Campus & Community

Students converge on Harvard to talk about clean energy

4 min read

Threats to climate are discussed at conference

Students from all over the Northeast converge on the School of Public Health for a conference on climate change. Jessica Woolliams (left) of the Longwood Green Campus Initiative speaks. (Staff photos Stephanie Mitchell/Harvard News Office)

Hundreds of college students from around the Northeast descended on Harvard last weekend for the Northeast Climate Conference, an event designed to educate students and inspire them to action.

The conference featured a wide variety of discussions and workshops – from educational presentations on the status of the environment to hands-on workshops on how to energize campaigns on campus and at state legislatures.

The students even took the time Saturday afternoon to arrange themselves on the lawn in front of the Science Center into the letters spelling out the words “clean energy.” Harvard’s coordinator for the event, Allison Rogers ’04, said photos of the students and their message would be sent to college presidents in an effort to gain support for clean energy programs on campus.

“The message specifically was targeted to clean energy [as it relates to] climate change,” Rogers said.

Rogers said this was the second Northeast Climate Conference, following one last year at Yale. The event was co-sponsored by the Harvard Environmental Action Committee and the Climate Campaign, a network of student groups from college and university campuses across the Northeast.

The weekend kicked off Friday afternoon with a series of presentations at the Harvard School of Public Health that described the overall problem of climate change and painted a picture of Harvard’s effort to combat it.

Paul Epstein, associate director of the Center for Health and the Global

Danny Beaudoin, HSPH's manager of operations, tells the audience about his own conversion to clean energy.

Environment at Harvard Medical School, laid the blame for climate change on humankind’s thirst for fossil fuels. Waste from those fuels includes greenhouse gases that trap heat that would otherwise radiate into space.

Ironically, Epstein said, the globe’s warming may lead to a cold spell, at least for the northern Atlantic region. As the world warms, glaciers and polar ice melt, sending a flood of freshwater into the northern oceans. That fresh water, which is lighter than the seawater, sits on top of the ocean and slows age-old currents that bring warmth up from the south.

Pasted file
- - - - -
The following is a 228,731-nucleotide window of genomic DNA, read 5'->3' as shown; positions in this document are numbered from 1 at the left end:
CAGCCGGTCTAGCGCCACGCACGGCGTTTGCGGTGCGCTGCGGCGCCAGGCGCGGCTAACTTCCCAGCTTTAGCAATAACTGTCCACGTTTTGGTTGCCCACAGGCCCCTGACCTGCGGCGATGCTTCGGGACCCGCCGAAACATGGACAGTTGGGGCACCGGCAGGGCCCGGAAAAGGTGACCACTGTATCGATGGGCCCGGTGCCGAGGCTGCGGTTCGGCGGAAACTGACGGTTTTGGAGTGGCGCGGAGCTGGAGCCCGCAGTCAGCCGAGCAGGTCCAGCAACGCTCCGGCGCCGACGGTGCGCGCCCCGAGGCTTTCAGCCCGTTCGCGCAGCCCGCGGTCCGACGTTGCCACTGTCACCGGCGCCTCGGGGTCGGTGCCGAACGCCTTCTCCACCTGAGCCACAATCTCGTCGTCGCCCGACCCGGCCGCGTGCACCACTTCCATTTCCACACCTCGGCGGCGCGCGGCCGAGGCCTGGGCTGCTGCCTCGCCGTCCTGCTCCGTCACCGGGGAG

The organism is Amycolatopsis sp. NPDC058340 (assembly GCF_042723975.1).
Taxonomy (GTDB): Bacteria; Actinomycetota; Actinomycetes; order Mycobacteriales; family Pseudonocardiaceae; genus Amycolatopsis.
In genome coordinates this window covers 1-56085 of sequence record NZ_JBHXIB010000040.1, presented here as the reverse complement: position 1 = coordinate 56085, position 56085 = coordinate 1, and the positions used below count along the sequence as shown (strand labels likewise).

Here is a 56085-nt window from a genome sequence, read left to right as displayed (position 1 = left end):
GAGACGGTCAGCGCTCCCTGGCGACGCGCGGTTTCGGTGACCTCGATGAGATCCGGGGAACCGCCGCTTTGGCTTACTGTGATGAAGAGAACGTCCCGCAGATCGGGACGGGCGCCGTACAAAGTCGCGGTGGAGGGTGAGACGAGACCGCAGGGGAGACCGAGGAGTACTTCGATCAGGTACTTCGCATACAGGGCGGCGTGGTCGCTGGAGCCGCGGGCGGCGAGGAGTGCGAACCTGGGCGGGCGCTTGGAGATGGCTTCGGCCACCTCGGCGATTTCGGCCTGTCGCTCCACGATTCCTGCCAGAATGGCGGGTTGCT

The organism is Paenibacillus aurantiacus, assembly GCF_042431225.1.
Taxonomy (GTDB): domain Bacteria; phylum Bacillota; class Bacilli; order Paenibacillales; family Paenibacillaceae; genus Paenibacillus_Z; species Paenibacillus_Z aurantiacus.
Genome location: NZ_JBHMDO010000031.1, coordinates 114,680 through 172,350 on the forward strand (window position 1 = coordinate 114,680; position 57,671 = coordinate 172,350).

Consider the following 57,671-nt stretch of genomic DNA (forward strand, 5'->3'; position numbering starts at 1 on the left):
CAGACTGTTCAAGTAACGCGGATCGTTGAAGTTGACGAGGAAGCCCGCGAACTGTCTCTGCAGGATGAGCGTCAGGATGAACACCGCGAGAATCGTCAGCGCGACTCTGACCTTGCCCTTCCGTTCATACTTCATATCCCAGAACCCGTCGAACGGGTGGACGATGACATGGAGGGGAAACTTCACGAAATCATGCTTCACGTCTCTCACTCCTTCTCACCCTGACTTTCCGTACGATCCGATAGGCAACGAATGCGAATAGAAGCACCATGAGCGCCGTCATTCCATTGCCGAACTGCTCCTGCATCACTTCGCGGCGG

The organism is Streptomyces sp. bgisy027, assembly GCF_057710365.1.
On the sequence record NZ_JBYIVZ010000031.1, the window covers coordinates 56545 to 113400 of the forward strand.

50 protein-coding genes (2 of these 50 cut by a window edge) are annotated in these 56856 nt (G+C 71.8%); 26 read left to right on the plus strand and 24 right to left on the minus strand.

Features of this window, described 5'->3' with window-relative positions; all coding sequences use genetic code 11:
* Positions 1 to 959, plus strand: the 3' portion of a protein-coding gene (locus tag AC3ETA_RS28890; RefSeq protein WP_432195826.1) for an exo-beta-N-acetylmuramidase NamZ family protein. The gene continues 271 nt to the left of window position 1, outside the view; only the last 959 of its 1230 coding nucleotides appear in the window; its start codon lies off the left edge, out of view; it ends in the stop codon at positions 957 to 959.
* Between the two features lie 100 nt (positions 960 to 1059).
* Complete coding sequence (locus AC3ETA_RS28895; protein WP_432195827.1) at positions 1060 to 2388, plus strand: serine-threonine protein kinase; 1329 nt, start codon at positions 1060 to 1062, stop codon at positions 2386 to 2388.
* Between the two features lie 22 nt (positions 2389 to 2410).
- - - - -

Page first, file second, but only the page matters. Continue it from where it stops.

There are some indications, Epstein said, that those warm currents can fail, which would cause the northern regions to cool.

In addition to the potential for ushering in a new frosty spell, Epstein listed other climate-related ills, including extreme events in recent years, such as last summer’s killer heat wave in Europe, this winter’s snows in Rome, Egypt, and Syria, and droughts and floods in India.

Global warming could lead to expanded health threats from tropical diseases, as vectors such as mosquitoes bring malaria to historically cooler climates.

Other speakers Friday outlined efforts at Harvard to address the problem of climate change. Daniel Beaudoin, the School of Public Health’s manager of operations, spoke about his own conversion to clean energy during the renovation project at Landmark Center. He said he was at first reluctant to consider green or renewable technology and then, after investigating it, became a convert.

“I was totally opposed to it. What we had worked. We knew it. We knew how to maintain it,” Beaudoin said.

Beaudoin said he attended a workshop on green building technologies with the preconceived notion that green building technologies were expensive and wouldn’t last. He came out converted.

“I went there and walked out wearing sandals,” Beaudoin said.

Other events over the course of the weekend included a keynote address by Sierra Club of Canada President Elizabeth May, workshops on organizing clean energy campaigns on campus, on how to get the message to politicians, and on getting media attention, among many others.

“The hope is to get continuing conversations going involving these students,” Rogers said.